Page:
A decade on from the financial crisis: Key data

17-10-2019

The financial crisis began with the collapse of Lehman Brothers, starting a worldwide chain reaction. The EU economy contracted for five consecutive quarters, with growth returning only in the second half of 2009. Stimulatory and fiscal actions by national governments and the EU, and the Eurosystem's loose monetary policy, helped achieve recovery. It was short-lived, however, as in 2010 a sovereign debt crisis resulted from a loss of financial market confidence, with soaring public debt. Yields on government bonds, particularly in the periphery countries, rose dramatically. Ad hoc rescue devices, such as the European Financial Stabilisation Mechanism, brought the situation under control, later supported by the pledge of European Central Bank President Mario Draghi to do 'whatever it takes' to save the euro. The acute phase of the crisis ended in 2014, followed by a period of extremely low inflation and weak growth. To boost inflation, facilitate bank lending and stimulate the economy, the Eurosystem relied increasingly on quantitative easing. While 2017 was the EU's best year since the crises, with economic performance returning to pre-crisis levels, recent data suggest that the momentum is weakening, both in and outside the EU.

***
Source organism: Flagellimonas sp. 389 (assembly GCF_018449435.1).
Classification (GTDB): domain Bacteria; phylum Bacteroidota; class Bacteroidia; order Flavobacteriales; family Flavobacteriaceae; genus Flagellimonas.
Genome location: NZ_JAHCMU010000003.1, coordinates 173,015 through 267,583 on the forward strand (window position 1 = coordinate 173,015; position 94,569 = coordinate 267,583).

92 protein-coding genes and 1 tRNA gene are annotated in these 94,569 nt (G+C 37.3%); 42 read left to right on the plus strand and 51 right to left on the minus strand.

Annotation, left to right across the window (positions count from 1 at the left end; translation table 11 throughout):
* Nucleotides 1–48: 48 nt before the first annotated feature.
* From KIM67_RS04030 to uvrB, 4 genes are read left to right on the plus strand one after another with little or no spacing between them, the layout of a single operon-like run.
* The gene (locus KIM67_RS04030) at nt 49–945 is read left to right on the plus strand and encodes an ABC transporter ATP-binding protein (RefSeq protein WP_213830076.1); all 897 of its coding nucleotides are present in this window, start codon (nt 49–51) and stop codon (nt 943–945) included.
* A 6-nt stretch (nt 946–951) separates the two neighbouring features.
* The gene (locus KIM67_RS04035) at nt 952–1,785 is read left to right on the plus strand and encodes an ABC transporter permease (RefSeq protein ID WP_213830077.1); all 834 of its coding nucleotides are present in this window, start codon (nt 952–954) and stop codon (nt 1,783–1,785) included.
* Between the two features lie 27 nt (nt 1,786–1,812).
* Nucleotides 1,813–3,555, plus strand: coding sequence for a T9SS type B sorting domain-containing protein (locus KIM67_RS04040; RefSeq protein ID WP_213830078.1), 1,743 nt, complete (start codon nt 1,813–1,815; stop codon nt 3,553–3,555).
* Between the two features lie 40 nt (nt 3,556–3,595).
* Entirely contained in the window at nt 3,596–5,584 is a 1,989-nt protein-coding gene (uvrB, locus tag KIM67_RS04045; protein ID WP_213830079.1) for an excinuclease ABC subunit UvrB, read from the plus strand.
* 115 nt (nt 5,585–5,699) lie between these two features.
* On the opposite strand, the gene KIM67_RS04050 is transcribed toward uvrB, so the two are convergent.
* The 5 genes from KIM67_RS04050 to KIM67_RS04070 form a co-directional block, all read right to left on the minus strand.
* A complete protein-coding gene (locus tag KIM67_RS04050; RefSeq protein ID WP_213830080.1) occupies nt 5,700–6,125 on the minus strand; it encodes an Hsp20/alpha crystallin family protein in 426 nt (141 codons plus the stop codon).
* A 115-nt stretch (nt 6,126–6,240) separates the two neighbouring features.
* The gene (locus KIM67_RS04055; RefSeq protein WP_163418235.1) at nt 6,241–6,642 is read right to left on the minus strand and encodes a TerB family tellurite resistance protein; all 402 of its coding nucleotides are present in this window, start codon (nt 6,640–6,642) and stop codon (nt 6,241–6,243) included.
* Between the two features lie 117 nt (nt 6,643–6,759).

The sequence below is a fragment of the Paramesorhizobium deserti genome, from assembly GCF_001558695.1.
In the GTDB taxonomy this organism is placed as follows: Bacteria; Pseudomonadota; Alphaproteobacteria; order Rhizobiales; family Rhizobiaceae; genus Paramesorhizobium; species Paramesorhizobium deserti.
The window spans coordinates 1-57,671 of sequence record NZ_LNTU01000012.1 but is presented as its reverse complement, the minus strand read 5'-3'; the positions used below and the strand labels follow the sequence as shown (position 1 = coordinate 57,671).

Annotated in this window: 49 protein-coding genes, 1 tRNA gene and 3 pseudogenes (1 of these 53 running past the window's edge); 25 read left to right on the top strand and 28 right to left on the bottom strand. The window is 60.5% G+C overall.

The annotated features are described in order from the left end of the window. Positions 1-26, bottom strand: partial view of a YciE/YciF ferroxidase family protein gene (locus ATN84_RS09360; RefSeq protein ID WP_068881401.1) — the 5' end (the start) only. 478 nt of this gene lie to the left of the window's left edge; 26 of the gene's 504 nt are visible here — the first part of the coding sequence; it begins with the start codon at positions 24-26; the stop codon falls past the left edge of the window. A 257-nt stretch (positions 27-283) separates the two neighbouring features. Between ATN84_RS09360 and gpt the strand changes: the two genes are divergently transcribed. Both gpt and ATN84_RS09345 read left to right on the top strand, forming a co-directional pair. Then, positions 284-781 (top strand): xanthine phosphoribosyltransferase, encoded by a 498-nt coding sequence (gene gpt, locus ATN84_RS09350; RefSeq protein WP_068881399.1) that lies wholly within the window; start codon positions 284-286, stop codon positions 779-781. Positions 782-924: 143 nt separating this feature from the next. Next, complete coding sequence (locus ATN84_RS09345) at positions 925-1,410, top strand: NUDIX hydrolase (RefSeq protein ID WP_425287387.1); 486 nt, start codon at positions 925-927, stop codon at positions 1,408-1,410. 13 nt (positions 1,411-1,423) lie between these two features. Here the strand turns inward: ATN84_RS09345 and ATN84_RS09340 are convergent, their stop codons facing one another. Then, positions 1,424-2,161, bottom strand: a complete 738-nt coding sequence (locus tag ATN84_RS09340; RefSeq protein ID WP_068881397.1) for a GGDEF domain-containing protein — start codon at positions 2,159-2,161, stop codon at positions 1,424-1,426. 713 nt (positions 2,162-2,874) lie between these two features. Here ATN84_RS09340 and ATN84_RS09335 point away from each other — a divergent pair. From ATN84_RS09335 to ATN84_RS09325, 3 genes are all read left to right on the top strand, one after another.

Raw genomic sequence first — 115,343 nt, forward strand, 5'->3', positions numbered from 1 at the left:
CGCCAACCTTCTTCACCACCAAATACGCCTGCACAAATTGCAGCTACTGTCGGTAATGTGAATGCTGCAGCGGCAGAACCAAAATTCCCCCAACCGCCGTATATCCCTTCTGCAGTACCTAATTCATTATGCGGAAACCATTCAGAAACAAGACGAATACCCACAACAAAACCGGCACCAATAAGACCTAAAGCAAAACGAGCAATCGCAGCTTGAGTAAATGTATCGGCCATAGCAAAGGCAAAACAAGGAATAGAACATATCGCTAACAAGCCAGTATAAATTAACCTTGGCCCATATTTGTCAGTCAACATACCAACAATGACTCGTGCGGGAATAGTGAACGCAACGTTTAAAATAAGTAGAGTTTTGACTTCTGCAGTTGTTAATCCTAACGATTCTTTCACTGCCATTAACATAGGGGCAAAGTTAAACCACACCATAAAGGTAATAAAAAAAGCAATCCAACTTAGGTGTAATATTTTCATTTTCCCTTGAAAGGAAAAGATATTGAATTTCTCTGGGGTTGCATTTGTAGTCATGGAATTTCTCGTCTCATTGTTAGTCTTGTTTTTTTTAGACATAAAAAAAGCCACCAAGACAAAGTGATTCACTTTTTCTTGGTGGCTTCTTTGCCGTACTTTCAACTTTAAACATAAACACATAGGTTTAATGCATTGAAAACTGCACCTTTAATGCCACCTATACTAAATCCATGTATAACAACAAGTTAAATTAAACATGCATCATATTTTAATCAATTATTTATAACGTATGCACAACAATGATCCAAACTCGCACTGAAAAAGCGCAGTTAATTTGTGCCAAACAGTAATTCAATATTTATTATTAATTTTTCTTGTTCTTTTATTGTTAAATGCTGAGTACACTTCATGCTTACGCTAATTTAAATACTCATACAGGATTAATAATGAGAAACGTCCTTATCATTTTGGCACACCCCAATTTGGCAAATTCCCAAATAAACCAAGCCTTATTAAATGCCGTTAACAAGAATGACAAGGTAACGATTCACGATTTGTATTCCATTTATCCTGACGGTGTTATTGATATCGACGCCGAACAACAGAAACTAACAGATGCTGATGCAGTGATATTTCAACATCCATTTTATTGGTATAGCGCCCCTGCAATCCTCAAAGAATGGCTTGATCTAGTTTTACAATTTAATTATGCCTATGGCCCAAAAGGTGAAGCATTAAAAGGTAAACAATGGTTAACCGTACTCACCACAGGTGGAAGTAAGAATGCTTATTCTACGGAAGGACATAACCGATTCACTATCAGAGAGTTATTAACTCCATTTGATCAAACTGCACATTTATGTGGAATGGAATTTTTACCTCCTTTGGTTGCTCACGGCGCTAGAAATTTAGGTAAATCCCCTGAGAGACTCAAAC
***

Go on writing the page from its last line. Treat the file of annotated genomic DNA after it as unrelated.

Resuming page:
The financial crisis began with the collapse of Lehman Brothers, starting a worldwide chain reaction. The EU economy contracted for five consecutive quarters, with growth returning only in the second half of 2009. Stimulatory and fiscal actions by national governments and the EU, and the Eurosystem's loose monetary policy, helped achieve recovery. It was short-lived, however, as in 2010 a sovereign debt crisis resulted from a loss of financial market confidence, with soaring public debt. Yields on government bonds, particularly in the periphery countries, rose dramatically. Ad hoc rescue devices, such as the European Financial Stabilisation Mechanism, brought the situation under control, later supported by the pledge of European Central Bank President Mario Draghi to do 'whatever it takes' to save the euro. The acute phase of the crisis ended in 2014, followed by a period of extremely low inflation and weak growth. To boost inflation, facilitate bank lending and stimulate the economy, the Eurosystem relied increasingly on quantitative easing. While 2017 was the EU's best year since the crises, with economic performance returning to pre-crisis levels, recent data suggest that the momentum is weakening, both in and outside the EU.